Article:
Synthetic aperture radar (SAR) was originally designed as an airborne ground-imaging radar technology. But it has long been desired to also be able to use SAR imaging systems to detect, locate, and track moving ground targets, a process called Ground Moving Target Indication (GMTI). Unfortunately, due to the nature of how SAR works, it is inherently poorly suited to the task of GMTI. SAR only focuses targets and image features that remain stationary during the data collection. A moving ground target therefore does not focus in a conventional SAR image, which complicates the process of performing GMTI with SAR systems. This thesis investigates the feasibility of performing GMTI with single-channel, unsquinted, broadside stripmap SAR despite this inherent limitation. This study focuses solely on the idealized case of direct energy returns from point targets on flat ground, where they and the airborne radar platform all move rectilinearly with constant speed. First, the various aspects of how SAR works, the signal processing used to collect the SAR data, and the backprojection image formation algorithm are explained. The effects of target motion are described and illustrated in actual and simulated SAR images. It is shown how the backprojection (BPJ) algorithm, typically used to image a stationary landscape scene, can also focus on moving targets when the target motion is known a priori. A SAR BPJ ambiguity function is also derived and presented. Next, the time-changing geometry between the airborne radar and a ground target is mathematically analyzed, and it is shown that the slant range between the radar and any ground target, moving or stationary, is a hyperbolic function of time. It is then shown that this hyperbolic range history causes the single-channel SAR GMTI problem to be underdetermined. Finally, a method is then presented for resolving the underdetermined nature of the problem. This is done by constraining a target's GMTI solution using contextual information in the SAR image. Using constraining information, a theoretical way is presented to perform limited GMTI with a single-channel SAR system by using a modified form of the BPJ imaging algorithm, and practical considerations are addressed that complicate the process. Instead of focusing on stationary pixels, this GMTI method uses the BPJ ambiguity function to search for moving targets on a straight path, such as a road, by performing matched filtering on a collection of moving pixels in a position-velocity image space. Nevertheless, it is concluded that for moving point targets, general GMTI with no path constraints is infeasible in practice with a single-channel SAR.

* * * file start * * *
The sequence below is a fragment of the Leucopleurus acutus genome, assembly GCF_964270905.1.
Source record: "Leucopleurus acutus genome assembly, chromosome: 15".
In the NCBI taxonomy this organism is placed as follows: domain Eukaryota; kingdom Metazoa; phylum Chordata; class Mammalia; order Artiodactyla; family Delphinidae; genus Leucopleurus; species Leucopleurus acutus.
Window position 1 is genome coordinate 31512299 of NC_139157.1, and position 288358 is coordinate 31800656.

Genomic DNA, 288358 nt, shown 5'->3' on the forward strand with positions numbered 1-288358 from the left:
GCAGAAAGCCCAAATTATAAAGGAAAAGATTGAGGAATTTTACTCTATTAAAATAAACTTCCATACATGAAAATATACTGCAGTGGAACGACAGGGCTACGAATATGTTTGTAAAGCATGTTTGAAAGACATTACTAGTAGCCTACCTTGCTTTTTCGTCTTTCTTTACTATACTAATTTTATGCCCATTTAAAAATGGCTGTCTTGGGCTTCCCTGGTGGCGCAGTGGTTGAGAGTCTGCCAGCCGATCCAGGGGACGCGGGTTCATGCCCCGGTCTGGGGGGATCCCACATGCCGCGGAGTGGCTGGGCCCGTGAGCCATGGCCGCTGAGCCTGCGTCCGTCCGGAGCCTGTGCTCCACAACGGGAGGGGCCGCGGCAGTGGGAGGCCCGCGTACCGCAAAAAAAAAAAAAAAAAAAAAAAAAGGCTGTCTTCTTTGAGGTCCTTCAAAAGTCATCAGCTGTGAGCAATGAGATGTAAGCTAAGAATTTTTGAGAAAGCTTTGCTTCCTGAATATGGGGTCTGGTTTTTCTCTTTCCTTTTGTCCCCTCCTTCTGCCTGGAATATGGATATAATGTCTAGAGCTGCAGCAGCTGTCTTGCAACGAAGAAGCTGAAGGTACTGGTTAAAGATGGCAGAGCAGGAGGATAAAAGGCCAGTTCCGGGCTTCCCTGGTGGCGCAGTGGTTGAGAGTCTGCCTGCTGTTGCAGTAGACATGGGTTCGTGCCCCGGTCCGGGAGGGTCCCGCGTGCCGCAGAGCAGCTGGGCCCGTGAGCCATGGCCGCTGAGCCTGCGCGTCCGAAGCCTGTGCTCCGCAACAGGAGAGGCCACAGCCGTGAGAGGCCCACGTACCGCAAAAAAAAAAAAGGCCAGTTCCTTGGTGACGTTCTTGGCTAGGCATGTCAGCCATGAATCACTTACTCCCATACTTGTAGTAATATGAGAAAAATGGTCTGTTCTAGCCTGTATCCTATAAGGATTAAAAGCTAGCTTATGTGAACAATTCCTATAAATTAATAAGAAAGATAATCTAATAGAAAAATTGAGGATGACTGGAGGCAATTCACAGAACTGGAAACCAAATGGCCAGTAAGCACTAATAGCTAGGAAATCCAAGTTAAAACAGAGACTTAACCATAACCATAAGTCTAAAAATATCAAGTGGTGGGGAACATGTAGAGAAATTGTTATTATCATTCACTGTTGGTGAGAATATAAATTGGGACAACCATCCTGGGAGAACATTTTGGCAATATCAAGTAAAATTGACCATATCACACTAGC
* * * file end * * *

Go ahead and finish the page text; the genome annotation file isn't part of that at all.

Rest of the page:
College and Department

Ira A. Fulton College of Engineering and Technology; Electrical and Computer Engineering



Date Submitted


Document Type





SAR, GMTI, hyperbola, backprojection, ambiguity function, matched filter